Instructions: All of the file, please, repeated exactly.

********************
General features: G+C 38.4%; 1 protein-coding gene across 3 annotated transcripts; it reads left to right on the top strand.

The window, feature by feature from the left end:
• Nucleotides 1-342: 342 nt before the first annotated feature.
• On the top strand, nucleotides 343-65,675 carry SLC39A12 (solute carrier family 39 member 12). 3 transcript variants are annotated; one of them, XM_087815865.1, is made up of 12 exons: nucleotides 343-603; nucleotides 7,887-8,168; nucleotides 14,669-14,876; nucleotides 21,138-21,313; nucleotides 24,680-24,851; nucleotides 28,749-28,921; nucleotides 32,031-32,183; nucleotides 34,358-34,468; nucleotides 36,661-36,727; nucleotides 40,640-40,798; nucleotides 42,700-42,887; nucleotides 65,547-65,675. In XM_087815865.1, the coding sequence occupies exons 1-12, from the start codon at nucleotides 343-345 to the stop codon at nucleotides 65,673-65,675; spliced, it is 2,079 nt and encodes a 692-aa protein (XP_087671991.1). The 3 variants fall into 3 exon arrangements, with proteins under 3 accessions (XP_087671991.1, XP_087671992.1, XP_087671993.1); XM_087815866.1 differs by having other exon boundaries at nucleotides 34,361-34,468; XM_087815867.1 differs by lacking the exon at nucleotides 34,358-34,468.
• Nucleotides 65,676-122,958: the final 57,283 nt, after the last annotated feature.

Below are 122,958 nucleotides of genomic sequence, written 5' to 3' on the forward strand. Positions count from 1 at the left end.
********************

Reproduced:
General features: G+C 38.4%; 1 protein-coding gene across 3 annotated transcripts; it reads left to right on the top strand.

The window, feature by feature from the left end:
• Nucleotides 1-342: 342 nt before the first annotated feature.
• On the top strand, nucleotides 343-65,675 carry SLC39A12 (solute carrier family 39 member 12). 3 transcript variants are annotated; one of them, XM_087815865.1, is made up of 12 exons: nucleotides 343-603; nucleotides 7,887-8,168; nucleotides 14,669-14,876; nucleotides 21,138-21,313; nucleotides 24,680-24,851; nucleotides 28,749-28,921; nucleotides 32,031-32,183; nucleotides 34,358-34,468; nucleotides 36,661-36,727; nucleotides 40,640-40,798; nucleotides 42,700-42,887; nucleotides 65,547-65,675. In XM_087815865.1, the coding sequence occupies exons 1-12, from the start codon at nucleotides 343-345 to the stop codon at nucleotides 65,673-65,675; spliced, it is 2,079 nt and encodes a 692-aa protein (XP_087671991.1). The 3 variants fall into 3 exon arrangements, with proteins under 3 accessions (XP_087671991.1, XP_087671992.1, XP_087671993.1); XM_087815866.1 differs by having other exon boundaries at nucleotides 34,361-34,468; XM_087815867.1 differs by lacking the exon at nucleotides 34,358-34,468.
• Nucleotides 65,676-122,958: the final 57,283 nt, after the last annotated feature.

Below are 122,958 nucleotides of genomic sequence, written 5' to 3' on the forward strand. Positions count from 1 at the left end.